One critic called the production 'brilliant and mischievous - Manley captures the moral climate of Majorland - all tight-lipped morality and uninhibited greed'. Another hailed the grim, inhuman Horner as 'vicious and without humour . . . the Aids plague writ large.' John McPherson, for the Harrogate Theatre, says this was precisely the point: 'We would only do a play if it had a specific relevance for today. That production reflects what we think about this play now. If we were to do it next year, I'd like to think that things would have changed and the interpretation would necessarily be different.'
Max Stafford-Clark, who is directing for the RSC, is happy to leave the play largely to Wycherley. When he re-read it, he considered setting it in a New York hairdressers, where the sharpness of the dialogue and the drama's metropolitan sophistication would emerge bitingly: 'One of the priorities of the time is that wit is more important than feeling, you get a great sense of this in a New York context.' On further examination, however, he decided that it was the play's own world that was more fascinating.
'When I did King Lear, what interested me was what the play could say about Europe now, if you readjusted it just a bit. What interests me about The Country Wife is what it says about England then, about the society that produced this philosophy, this despair, these cynical people. Wycherley sets it in Russell Street in the New Exchange, which had only just been built in 1666. Apart from the City comedies, this is the first time in English history that playwrights were writing about the period.
'Charles brought back from exile all these aristocrats but couldn't give them their lands back, so he created a court, he created leisure and people with sufficent money not to do work. The setting for this play is like an ocean liner with people drifting about, having affairs, bitching about those who did have jobs.'
For all Stafford-Clark's obsession with the world as it was then, the present can be almost felt in the lycra bicycling shorts that the fops wear under their Restoration-cut coats. It can also be heard loud and clear in the Prologue, which has here been rewritten by Stephen Jeffreys and includes a gentle dig at its musical counterpart. 'And our dear Poet, whose bones have long been dust / Is resurrected in the shape of Lust', it runs, adding, 'Tonight our actors scorn adapted wit / Speaking no line but what our author writ / Excepting but a Blockhead's song or two' - a reference to Ian Dury and Mickey Gallagher's brilliantly and bitterly satirical songs, in which the men and the women speak directly of their violent and venomous hatred for the opposite sex.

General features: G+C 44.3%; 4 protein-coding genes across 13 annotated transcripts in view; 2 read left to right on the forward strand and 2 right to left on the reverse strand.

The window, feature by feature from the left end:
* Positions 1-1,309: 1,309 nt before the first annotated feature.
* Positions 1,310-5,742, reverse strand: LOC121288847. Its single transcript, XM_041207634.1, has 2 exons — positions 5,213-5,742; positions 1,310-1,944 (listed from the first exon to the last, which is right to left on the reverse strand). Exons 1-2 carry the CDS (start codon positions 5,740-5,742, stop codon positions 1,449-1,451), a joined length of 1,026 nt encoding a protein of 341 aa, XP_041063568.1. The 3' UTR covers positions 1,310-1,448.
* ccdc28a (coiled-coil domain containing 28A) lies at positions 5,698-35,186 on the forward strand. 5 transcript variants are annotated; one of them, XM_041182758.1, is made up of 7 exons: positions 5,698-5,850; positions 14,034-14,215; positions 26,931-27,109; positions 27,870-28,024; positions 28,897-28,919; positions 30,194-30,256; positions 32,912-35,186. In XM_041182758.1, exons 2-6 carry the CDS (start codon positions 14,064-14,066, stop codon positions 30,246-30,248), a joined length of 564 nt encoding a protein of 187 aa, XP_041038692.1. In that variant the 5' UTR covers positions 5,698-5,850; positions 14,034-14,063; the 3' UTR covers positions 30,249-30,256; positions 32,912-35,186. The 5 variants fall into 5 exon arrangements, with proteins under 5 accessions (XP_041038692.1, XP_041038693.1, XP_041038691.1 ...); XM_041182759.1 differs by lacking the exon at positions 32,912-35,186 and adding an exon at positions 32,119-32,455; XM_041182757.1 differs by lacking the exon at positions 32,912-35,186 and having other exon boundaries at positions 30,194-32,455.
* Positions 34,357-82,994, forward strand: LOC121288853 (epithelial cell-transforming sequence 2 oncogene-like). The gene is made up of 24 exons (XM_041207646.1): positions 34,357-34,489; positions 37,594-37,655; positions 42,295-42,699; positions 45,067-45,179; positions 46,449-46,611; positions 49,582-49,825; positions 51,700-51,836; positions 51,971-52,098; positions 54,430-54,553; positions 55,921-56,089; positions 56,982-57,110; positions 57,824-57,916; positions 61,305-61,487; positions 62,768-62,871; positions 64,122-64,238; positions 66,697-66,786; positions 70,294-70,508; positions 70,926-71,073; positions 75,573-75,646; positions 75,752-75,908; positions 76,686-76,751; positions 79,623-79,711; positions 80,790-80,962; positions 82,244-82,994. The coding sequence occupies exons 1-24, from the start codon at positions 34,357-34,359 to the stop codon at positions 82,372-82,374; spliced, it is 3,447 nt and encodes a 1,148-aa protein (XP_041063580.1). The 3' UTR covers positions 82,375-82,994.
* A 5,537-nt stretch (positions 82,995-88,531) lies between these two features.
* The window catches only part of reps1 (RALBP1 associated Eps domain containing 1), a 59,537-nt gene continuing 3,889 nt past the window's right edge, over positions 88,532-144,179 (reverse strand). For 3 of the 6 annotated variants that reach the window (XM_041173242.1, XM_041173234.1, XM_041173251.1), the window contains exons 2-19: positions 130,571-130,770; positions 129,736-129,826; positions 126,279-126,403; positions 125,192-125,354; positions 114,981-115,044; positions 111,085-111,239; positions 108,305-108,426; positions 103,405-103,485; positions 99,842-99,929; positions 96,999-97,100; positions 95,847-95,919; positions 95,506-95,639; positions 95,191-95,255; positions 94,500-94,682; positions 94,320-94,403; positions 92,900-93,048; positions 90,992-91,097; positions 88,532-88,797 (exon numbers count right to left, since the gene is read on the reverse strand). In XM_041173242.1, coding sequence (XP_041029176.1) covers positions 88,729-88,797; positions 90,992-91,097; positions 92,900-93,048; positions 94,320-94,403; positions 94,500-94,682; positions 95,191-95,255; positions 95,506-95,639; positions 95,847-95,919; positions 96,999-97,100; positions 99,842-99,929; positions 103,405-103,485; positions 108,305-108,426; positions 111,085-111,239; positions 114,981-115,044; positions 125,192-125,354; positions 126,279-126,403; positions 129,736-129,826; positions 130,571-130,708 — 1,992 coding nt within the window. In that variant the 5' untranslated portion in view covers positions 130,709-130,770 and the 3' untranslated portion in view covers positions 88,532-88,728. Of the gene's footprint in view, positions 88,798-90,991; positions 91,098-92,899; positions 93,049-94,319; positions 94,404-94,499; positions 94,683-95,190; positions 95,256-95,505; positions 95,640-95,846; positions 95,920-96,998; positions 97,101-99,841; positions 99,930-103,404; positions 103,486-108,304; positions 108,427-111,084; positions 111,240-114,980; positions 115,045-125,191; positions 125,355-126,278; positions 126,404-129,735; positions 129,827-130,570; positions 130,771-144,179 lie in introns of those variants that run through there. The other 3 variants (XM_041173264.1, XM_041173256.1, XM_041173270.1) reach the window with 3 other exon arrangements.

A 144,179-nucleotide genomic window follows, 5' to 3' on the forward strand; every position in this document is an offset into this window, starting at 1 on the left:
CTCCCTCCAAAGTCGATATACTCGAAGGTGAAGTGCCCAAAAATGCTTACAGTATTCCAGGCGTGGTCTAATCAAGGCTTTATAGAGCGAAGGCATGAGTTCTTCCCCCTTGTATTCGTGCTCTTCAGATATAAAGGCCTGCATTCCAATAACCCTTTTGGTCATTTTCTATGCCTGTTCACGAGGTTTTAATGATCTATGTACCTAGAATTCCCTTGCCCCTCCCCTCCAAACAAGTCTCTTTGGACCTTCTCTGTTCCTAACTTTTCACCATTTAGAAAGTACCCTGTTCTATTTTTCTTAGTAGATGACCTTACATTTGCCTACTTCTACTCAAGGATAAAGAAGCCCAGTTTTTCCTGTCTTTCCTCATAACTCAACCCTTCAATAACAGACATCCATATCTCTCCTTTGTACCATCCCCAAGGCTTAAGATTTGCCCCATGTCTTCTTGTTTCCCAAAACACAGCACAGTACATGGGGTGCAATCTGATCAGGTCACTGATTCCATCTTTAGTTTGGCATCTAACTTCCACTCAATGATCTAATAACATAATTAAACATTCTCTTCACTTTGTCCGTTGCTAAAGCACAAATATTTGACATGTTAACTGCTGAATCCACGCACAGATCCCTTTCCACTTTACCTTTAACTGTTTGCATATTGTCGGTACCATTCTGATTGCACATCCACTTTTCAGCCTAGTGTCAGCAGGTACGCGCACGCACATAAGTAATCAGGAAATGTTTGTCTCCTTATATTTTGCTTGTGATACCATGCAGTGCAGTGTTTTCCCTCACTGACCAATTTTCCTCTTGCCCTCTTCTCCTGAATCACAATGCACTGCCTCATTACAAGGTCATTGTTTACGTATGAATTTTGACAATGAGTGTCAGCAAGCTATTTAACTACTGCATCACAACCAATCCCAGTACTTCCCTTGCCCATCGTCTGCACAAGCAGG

Stafford-Clark is confident that the songs are absolutely true to the spirit of the piece. 'The sexual politics of the period are something Wycherley is very astute about, but at one level unaware about. The women are treated appallingly. Horner says women are like spaniels, you kick them and they fawn, the only difference is that a spaniel is faithful to one master, women to any. The language of the men about the women and the women about the men is a state of cold war. It could have ended like a Jacobean tragedy: Pinchwife says to Margery, 'I will write whore with this penknife in your face.' All it needs is one extra twist for him to do it. But because it's a comedy and a farce, it's reassuring and makes you laugh at the corrupt nature of humanity, and that's a false reassurance.'
'Wycherley's text is a message from the past to the present; the new songs are a message from the present to the past,' says Stafford-Clark. 'Broadly, a correspondance is what you ask from any revival - otherwise you run the danger of banality, of simply being entertaining. That's not enough.'
'Lust' Haymarket (071-930 8800); 'The Country Wife' Swan (0789 295623)